DNS Security

Noteworthy

 Over the next few years we should expect to see applications leveraging DNSSEC in ways we cannot imagine now.

 DNSSEC technology standards have been stable and mature since 2007, with only updates, clarifications, and new functionality added since then.

 Some folks have already asked me if DNSSEC could have prevented Twitter.com traffic from being hijacked. In this case, the answer is, "No".

 The movement is on, DNSSEC, ready set go! Just make sure you are ready when you go!

DNS Security / Featured Blogs

Increasing DNSSEC Adoption - What if We Put DNSSEC Provision in the Hands of Registries?

There has been a lot of criticism about the worthiness of DNSSEC. Low adoption rates and resistance and reluctance by Registrars to take on the perceived burden of signing domains and passing-on cryptographic material are at the crux of the criticism. I'm a believer in DNSSEC as a unique and worthwhile security protocol and as a new platform for innovation. It's the reason I've long advocated for and continue to work toward a new model of DNSSEC provisioning. more»

DNSSEC Successes, Statistics and Innovation Streaming Live from ICANN 53 on 24 June 2015

Where has DNSSEC been successful? What are some current statistics about DNSSEC deployment? What are examples of innovations that are happening with DNSSEC and DANE? All of these questions will be discussed at the DNSSEC Workshop at ICANN 53 in Buenos Aires happening on Wednesday, June 24, 2015, from 09:00 – 15:15 Argentina time (UTC-3). You can watch and listen to the session live. more»

DNSSEC - Failure to Launch

DNSSEC is a mechanism where clients can verify the authenticity of the answers they receive from servers. There are two sides here. The server must supply signed answers, and the client must verify the signatures on those answers. The validation/verification side is widely implemented, but there are very few signed zones... However, if no one signs their zones, those validating resolvers don't have many signatures to check. more»

Registry Lock - or EPP With Two Factor Authentication

For the last couple of years, the most common attack vector against the DNS system is the attack against the registrar. Either the attack is on the software itself using weaknesses in the code that could inject DNS changes into the TLD registry, or social engineering the registrar support systems and the attacker receives credentials that in turn allows the attacker to perform malicious changes in DNS. DNSSEC is the common security mechanism that protects the DNS protocol, but by using the registrar attack, any changes will result in a proper working DNS delegation. more»

The Internet of Things: Solving Security Challenges from the Fringe to the Core

News flash: to help fight California's drought, Samsung is offering a $100,000 prize to the innovator who creates "the most effective use of IoT and ARTIK [Samsung's IoT platform] technology for reducing water consumption by individuals or municipalities." When the average reader of this news headline needs no explanation of what "IoT" means or what this contest is about, we know IoT, or the Internet of Things, is for real. There are already an estimated 25 billion connected devices around the world, according to expert estimates. more»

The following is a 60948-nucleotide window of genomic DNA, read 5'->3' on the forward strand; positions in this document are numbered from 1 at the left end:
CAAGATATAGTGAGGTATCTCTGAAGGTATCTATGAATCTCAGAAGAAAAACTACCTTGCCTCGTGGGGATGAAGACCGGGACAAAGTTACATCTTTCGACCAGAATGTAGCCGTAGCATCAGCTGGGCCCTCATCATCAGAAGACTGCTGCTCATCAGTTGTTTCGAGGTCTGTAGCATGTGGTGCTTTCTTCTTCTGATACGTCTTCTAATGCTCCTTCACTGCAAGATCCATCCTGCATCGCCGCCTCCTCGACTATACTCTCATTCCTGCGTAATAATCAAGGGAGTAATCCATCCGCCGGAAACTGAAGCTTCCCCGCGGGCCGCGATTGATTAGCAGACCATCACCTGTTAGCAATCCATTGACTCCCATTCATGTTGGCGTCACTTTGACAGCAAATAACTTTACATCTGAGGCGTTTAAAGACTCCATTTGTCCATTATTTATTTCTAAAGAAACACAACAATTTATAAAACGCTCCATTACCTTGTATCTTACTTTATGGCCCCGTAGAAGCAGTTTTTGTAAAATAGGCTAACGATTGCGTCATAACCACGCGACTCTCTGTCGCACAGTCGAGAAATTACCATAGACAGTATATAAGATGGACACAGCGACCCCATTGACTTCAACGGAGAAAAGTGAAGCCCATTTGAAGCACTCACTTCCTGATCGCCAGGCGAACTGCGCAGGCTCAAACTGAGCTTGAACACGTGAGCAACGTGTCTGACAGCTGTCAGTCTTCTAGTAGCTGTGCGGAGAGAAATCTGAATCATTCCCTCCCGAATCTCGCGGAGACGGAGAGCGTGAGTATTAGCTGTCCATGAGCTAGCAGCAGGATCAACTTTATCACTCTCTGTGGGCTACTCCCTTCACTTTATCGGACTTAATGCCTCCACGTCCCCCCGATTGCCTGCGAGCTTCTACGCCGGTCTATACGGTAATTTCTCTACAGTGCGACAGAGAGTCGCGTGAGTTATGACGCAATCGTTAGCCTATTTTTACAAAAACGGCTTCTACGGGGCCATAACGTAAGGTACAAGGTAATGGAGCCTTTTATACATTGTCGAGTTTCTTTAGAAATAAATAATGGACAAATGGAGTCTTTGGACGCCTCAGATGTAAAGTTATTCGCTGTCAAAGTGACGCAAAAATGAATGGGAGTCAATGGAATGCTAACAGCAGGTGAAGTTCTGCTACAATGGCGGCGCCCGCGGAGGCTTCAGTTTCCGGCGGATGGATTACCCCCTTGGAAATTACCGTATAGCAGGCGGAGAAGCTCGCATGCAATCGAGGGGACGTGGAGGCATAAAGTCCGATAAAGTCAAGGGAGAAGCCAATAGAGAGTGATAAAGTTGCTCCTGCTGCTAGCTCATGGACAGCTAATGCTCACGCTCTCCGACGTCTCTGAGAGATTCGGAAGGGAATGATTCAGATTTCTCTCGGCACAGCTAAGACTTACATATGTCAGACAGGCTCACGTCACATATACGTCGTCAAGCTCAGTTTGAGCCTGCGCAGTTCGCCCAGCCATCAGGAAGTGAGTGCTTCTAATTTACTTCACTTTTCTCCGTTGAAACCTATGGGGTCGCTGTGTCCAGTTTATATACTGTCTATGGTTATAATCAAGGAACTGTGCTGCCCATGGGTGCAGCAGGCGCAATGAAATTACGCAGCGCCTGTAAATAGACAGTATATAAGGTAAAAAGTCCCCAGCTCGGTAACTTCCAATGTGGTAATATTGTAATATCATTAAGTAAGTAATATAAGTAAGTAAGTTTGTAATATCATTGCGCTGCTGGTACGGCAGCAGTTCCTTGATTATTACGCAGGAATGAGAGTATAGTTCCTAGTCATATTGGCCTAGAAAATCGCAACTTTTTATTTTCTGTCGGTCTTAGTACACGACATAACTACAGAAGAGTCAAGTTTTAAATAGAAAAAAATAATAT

The Longevity of the Three-Napkin Protocol

It is not often I go out to my driveway to pick up the Washington Post -- yes, I still enjoy reading a real physical paper, perhaps a sign of age -- and the headline is NOT about how the (insert DC sports team here) lost last night but is instead is about an IT technology. That technology is the Border Gateway Protocol (BGP), a major Internet protocol that has been around for more than a quarter century, before the Internet was commercialized and before most people even knew what the Internet was. more»

Diving Into the DNS

If you are at all interested in how the Internet's Domain Name System (DNS) works, then one of the most rewarding meetings that is dedicated to this topic is the DNS OARC workshops. I attended the spring workshop in Amsterdam in early May, and the following are my impressions from the presentations and discussion. What makes these meetings unique in the context of DNS is the way it combines operations and research, bringing together researchers, builders and maintainers of DNS software systems, and operators of DNS infrastructure services into a single room and a broad and insightful conversation. more»

Internet.nl - A New Site to Easily Test Your Use of IPv6, DNSSEC, TLS and DKIM

"Is Your Internet Up-To-Date?" Does your existing Internet connection work with IPv6 and DNSSEC? Do your web sites support IPv6, DNSSEC and TLS? Is there a quick way to find out? Earlier this month a new site, Internet.nl, was launched to make this all easy for anyone to test. All you do is visit the site at en.internet.nl (also available in Dutch) and just follow the very easy links. more»

Cyptech Needs You!

In August of last year I wrote in a blog about the importance of cryptech to wide-scale trust in the Internet. For those who don't know about it, http://cryptech.is is a project aiming to design and deploy an openly developed, trustable Hardware Security Module (HSM) which can act both as a keystore (holding your secrets and keeping them private) and as a signing engine. more»

Registration Operations is More Than Just Registering Domain Names

Perceptions can be difficult to change. People see the world through the lens of their own experiences and desires, and new ideas can be difficult to assimilate. Such is the case with the registration ecosystem. Today's operational models exist because of decisions made over time, but the assumptions that were used to support those decisions can (and should) be continuously challenged to ensure that they are addressing today's realities. Are we ready to challenge assumptions? Can the operators of registration services do things differently? more»